ABB robots aid rapid automated testing for COVID-19 virus

ABB robots aid rapid automated testing for COVID-19 virus

Taiwan’s first fully automated COVID testing system relies on ABB robots to achieve fast, accurate tests


The application:
Processing COVID-19 test samples  

The challenge:
Taiwanese company TCI Gene wanted an automated system that could rapidly and accurately test up to 1,800 COVID-19 samples a day, overcoming the shortage of trained staff and taking the strain off operators. Such an automated system would also greatly reduce the risk of staff coming into contact with the virus.   

The solution:
ABB small industrial robots operating as part of a fully enclosed modular testing solution scan specimen containers to capture identity data, add reagents and transport specimens between stations, ensuring rapid, accurate testing, while protecting staff.

Two ABB robots used in an automated COVID test system are helping a Taiwan based company test 96 virus samples in 60 minutes with an accuracy of 99.99%.

Developed by Taiwanese company TCI Gene, the QVS-96S is a fully integrated COVID detection system that uses robot arms to ensure that samples are correctly identified and tested to give the most accurate results.

Based on a machine designed for gene testing, the QVS-96S is a fully automatic, enclosed device to ensure samples remain uncontaminated throughout the testing process.

The QVS-96S consists of three stations, nucleic acid extraction, dispensing and analysis, with the first two stations using ABB IRB 1200 compact industrial robots.

Nucleic acid extraction begins with a technician loading the specimens to be tested. The IRB 1200 picks up the specimens and presents them to the barcode scanner to capture the data and ensure the measured results match with each specimen.  A custom-built machine then uncaps the specimens and extracts samples of ribo-nucleic acid (RNA) samples. Following this procedure, the IRB 1200 again picks up the specimens and places them in the second station.

At the second station, the other IRB 1200 is equipped with a specially designed gripper, which can dispense reagents to eight specimens at a time at the correct angle to avoid contamination of other samples.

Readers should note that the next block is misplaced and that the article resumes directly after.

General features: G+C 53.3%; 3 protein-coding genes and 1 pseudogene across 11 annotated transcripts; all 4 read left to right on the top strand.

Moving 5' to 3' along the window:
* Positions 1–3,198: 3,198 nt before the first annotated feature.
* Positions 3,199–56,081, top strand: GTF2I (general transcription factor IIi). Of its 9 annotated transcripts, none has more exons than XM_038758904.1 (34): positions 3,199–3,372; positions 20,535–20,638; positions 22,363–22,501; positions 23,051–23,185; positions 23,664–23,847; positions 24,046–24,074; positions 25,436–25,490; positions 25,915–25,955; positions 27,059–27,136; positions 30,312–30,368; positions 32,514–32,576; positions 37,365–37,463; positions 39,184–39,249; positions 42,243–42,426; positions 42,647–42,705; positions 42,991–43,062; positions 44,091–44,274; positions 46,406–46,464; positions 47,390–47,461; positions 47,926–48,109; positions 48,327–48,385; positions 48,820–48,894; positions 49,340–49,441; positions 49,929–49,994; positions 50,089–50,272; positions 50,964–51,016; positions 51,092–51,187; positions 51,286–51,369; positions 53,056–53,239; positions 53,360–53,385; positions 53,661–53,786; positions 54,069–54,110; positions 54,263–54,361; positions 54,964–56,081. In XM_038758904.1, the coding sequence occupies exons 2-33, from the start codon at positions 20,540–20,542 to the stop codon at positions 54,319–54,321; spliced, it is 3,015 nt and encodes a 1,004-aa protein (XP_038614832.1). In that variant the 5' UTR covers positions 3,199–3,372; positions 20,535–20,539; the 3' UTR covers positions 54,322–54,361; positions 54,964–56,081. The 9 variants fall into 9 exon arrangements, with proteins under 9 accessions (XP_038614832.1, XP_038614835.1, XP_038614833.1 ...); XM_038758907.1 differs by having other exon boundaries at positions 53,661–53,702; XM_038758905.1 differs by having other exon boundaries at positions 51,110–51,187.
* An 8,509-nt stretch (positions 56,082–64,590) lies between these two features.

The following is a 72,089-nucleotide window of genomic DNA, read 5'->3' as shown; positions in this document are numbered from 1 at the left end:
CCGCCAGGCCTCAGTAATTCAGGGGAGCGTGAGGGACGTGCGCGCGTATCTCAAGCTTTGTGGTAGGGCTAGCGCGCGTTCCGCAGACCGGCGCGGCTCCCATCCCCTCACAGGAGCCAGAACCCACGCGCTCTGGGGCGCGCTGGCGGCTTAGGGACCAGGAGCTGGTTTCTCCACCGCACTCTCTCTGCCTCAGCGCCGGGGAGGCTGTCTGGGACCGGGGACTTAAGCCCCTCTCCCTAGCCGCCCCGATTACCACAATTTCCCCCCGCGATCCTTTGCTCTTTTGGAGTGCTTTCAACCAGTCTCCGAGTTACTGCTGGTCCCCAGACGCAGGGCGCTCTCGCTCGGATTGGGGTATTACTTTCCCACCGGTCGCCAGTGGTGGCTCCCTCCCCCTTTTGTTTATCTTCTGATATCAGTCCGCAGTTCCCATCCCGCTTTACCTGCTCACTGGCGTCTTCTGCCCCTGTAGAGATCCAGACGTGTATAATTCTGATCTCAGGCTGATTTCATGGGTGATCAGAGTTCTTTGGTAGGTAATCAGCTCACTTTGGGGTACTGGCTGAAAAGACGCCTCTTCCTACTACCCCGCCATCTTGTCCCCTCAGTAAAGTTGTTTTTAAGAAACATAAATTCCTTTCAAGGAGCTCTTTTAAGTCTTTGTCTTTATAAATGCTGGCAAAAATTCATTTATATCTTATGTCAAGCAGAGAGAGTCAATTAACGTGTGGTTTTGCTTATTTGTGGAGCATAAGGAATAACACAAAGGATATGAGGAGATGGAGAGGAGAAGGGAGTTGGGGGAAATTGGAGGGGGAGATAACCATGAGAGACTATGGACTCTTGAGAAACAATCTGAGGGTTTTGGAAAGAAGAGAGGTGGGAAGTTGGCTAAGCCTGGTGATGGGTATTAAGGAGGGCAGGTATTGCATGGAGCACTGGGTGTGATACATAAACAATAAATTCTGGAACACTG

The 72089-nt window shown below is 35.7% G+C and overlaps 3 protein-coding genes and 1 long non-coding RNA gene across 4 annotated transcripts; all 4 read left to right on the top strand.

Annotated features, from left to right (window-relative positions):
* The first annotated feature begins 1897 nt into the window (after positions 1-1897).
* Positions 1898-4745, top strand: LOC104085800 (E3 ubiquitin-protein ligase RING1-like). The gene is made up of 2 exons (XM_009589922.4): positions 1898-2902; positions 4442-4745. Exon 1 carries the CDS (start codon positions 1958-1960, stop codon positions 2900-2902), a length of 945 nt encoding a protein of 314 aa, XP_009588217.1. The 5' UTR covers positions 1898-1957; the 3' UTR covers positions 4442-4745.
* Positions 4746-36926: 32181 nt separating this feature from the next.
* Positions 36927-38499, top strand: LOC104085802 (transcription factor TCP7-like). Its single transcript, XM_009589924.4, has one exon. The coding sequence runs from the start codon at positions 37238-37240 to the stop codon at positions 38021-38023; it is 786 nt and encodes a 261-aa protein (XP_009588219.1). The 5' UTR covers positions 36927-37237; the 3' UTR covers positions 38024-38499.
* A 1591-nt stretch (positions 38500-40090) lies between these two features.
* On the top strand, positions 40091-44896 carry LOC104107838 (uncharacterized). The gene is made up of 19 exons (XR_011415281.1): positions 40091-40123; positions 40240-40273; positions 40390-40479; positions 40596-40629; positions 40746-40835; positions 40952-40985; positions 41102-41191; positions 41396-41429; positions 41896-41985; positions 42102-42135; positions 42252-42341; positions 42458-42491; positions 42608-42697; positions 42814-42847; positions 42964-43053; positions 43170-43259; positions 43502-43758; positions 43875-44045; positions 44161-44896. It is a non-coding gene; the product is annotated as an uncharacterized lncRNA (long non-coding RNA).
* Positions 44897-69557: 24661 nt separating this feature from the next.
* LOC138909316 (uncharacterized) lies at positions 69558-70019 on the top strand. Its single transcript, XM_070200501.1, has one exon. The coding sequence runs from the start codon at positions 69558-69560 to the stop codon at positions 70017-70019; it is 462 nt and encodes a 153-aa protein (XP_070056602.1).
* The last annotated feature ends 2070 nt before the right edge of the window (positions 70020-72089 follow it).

After adding the reagents, the robot picks and places the specimens into a centrifuge, which ensures that no reagent residue is left, and that each specimen undergoes a perfect reaction. When this stage is complete, the robot picks and places specimens from the centrifuge to a conveyor to transport them to the third station.

The flexible IRB 1200 can be mounted at any angle and comes with IP 40 protection as standard, with other protection standards available as options. The two robots used in the QVS-96S were supplied with the enhanced Clean Room option. of the food handling area. With its easy to clean smooth surface, this option eliminates the potential for contamination either of the robot or the samples.

Faster, safer sample processing

Using the automated solution allows testing to proceed 24/7. The test results of 96 specimens can now be obtained in 60 minutes, a total of 1,800 a day, ensuring comprehensive monitoring and allowing a prompt response to the pandemic.

Aside from the greatly accelerated rate of sample processing, a major benefit of the automated system is its potential to eliminate physical strain on laboratory staff. The repetitive nature of the tasks involved in preparing the samples poses an increased risk of injury, with staff needing to perform each stage repeatedly for several hours a day.

Automating the tasks also cuts the risk of errors arising from fatigue, which could potentially compromise the validity of the sample testing.

Dr Arvin Chen, AI-STEM Chief Supervisor for TCI Gene, says: “The robotic system replaces the manual operations which have previously been conducted by well-trained technicians. With skilled lab technicians in short supply, automating the process allows available staff to be re-deployed to apply their skills to handling other tasks, improving their productivity.”

The cell is a modular design which means it can be adapted for testing other viruses such as flu. Its design ensures that the samples are fully contained, with staff fully protected against exposure to potential contaminants.

“While pandemics don’t happen often, this year has really highlighted the value of being able to respond quickly when they do,” Matt Tsai, Vice President of Robotics and Discrete Automation Business Taiwan.  “The application for TCI Gene is just one of a number of projects where ABB robots have been used to help tackle the COVID-19 virus, demonstrating how robotic automation can offer a fast, flexible and highly effective solution for the healthcare sector.” 


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